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Misinformation interferes with successful breastfeeding initiation: Things you really need to know

First and foremost: You’ll find important resources toward the end of this article. The first part is designed to incentivize you to read them.

A challenge experienced by any professional whose responsibilities include helping with breastfeeding initiation is supporting parents as they wade through the unfamiliar misinformation and hospital protocols that frequently undermine the process. To illustrate this point, let’s walk through the experience of a statistically typical mother birthing in a hospital in the US and planning to breastfeed. Due to both cultural expectations and protocols such as those limiting movement, labor feels unmanageable and an epidural is ordered. In order for an epidural to be administered, the mother must first receive a liter of IV fluids (although likely she’s been on the IV since her arrival). The IV fluids will be continued throughout the labor once the epidural is placed, because they help to mitigate risk from the procedure, such as a drop in blood pressure. 

Any parent who has received multiple bags of fluids will remember the bloating that follows–looking back at photos and saying, “Woah–look at my face!” The swollen hands and feet that were enhanced by the added fluids. The frequent trips to the bathroom in the days that follow, as the body strives to reach a normal level of hydration.

Keep this in mind as we move forward.

As a doula, I encourage my clients to keep their baby in the room with them, and more and more hospitals are moving toward this practice, to keep the nursing dyad as close as possible to learn and enjoy one another in these early hours. The more frequently the baby nurses effectively, the more times the mother’s pituitary sends the message, “Let’s make milk!” to the body. These are some of the primary tenants of nursing: nurse effectively, and nurse frequently.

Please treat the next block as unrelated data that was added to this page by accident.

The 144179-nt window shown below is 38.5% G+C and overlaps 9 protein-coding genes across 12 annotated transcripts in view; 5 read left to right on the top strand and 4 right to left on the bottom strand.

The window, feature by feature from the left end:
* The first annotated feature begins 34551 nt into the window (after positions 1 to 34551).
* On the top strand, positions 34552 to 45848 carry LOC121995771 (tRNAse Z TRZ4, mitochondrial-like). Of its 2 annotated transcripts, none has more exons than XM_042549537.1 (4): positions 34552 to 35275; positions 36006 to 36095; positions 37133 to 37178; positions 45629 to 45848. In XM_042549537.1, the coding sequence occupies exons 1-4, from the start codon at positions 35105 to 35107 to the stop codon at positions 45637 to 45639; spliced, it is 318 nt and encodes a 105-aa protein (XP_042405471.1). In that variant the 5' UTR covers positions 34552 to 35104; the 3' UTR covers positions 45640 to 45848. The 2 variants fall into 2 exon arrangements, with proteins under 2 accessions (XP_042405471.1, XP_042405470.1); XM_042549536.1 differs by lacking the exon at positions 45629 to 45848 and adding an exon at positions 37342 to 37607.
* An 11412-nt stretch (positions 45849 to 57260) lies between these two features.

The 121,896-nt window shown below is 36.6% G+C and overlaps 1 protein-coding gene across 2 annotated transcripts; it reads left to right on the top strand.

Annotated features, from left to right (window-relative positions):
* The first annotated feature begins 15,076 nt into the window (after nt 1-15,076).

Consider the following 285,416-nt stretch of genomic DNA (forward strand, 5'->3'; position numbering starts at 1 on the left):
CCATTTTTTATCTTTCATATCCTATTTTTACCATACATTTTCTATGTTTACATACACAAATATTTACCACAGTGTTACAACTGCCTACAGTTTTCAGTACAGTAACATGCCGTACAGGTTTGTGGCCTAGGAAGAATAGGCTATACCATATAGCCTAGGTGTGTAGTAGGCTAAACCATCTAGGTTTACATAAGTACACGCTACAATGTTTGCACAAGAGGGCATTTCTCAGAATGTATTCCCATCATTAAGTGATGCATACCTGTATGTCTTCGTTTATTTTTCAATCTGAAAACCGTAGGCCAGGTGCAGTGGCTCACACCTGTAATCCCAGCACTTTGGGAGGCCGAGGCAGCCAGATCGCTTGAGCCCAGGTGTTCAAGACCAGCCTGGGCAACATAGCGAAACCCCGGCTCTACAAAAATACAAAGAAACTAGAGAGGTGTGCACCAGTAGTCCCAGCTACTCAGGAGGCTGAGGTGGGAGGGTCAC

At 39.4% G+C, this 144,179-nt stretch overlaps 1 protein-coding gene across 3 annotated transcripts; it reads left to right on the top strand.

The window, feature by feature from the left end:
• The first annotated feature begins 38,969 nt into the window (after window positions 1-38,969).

So I’m the doula. The baby has been born, vaginally even–hooray.! The family is all tucked in together in their postpartum room and the plan is that this is where the baby will stay. I’ve done my all, until I check in with them in a bit, and as their doula, you’d think I’d be feeling pretty confident about where things are going. Thing is, I’m not. Not at all. Because I’ve seen this play out so many times. Unless I’m headed home from one of a minority of hospitals that are truly up to date on their breastfeeding support, I know that things are likely about to go down hill. Here’s what I’m expecting:

Remember all those IV fluids? I marked this earlier, for this reason: You know who else received IV fluids? The baby. That’s right, that baby is plumped up like mama’s hands and feet. And the baby’s body knows what to do about it. So the baby pees. And pees. And pees again.